Identifying Contamination: Subvisible Particle Imaging

Published on: 
Pharmaceutical Technology, Pharmaceutical Technology-06-02-2018, Volume 42, Issue 6
Pages: 34–36

Flow imaging microscopy can be used to identify particulates and their sources.

Subvisible particles (SVP) are a concern for biologic-based drugs. Some technologies can detect but not identify particles. “Knowing that subvisible particles are present-without seeing what they are-can only take you so far. Without an image of the impurity, it may be difficult to figure out where the problem originates,” notes Kent Peterson, CEO of Fluid Imaging Technologies. Pharmaceutical Technology spoke with Peterson about using imaging to identify subvisible particles in parenterals.  

Analyzing SVP

PharmTech: In what situations in bio/pharma manufacturing would a manufacturer need to perform imaging for SVP?

Peterson (Fluid Imaging Technologies): SVP are either foreign contaminants or undesirable byproducts of the therapeutic molecules, and they may cause adverse effects and compromise patient safety. SVP can cause immunogenicity, and a SVP count that exceeds the parameters set by the United States Pharmacopeia (USP) can cause capillary occlusion. 

Biopharma companies analyze their product from formulation development all the way to patient administration. Formulation scientists can use the imaging capabilities of flow imaging microscopy to study the behavior, including stability and compatibility, of the therapeutic formulations.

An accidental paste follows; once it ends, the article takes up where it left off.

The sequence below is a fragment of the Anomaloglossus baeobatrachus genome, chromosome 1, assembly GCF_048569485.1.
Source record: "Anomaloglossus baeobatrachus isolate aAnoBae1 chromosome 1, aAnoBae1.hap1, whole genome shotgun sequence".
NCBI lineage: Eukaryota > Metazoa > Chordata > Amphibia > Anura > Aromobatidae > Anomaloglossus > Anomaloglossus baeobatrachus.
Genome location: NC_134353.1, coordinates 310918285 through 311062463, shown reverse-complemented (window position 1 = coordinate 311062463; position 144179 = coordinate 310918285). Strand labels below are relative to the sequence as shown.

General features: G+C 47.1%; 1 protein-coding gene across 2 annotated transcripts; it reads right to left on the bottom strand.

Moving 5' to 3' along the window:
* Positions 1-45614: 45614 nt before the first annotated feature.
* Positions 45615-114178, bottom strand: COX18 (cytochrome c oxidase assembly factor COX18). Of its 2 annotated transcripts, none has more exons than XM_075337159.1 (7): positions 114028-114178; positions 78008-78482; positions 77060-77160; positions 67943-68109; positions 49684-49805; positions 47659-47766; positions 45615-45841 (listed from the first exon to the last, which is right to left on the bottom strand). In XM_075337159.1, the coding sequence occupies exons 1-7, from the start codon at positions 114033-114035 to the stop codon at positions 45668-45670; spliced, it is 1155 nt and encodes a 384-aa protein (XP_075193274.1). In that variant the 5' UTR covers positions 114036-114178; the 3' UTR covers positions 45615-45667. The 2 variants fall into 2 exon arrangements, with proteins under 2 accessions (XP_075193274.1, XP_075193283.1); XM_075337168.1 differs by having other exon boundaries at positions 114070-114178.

SVP may form or be introduced into the formulation at any point during manufacturing or post-manufacturing operations. Research has shown that equipment used during manufacturing, including filters, filling pumps, and tubing, can shed foreign particles into the product. Additionally, particles have been found to form resulting from physical stresses during post-filling operations. Storage containers, such as vials and syringe components, have been found to shed during shipping and storage (1,2). Additionally, agitation during shipping, dropping the syringe or vial, or sending the intravenous (IV) bladder through a pneumatic tube (common in many hospitals) can result in fluid flows and cavitation, which can initiate particle formation/protein aggregation. Exposure to light can cause protein degradation. Extreme temperature changes and accidental freeze/thaw cycles can induce particle formation and/or protein aggregation, and improper IV dilution can cause particle formation. Research has shown that nanoparticles can serve as nucleation points for protein agglomeration when exposed to mechanical stresses, such as agitation during filling pump operation, and can result in a therapeutic unsafe for patient use (3,4).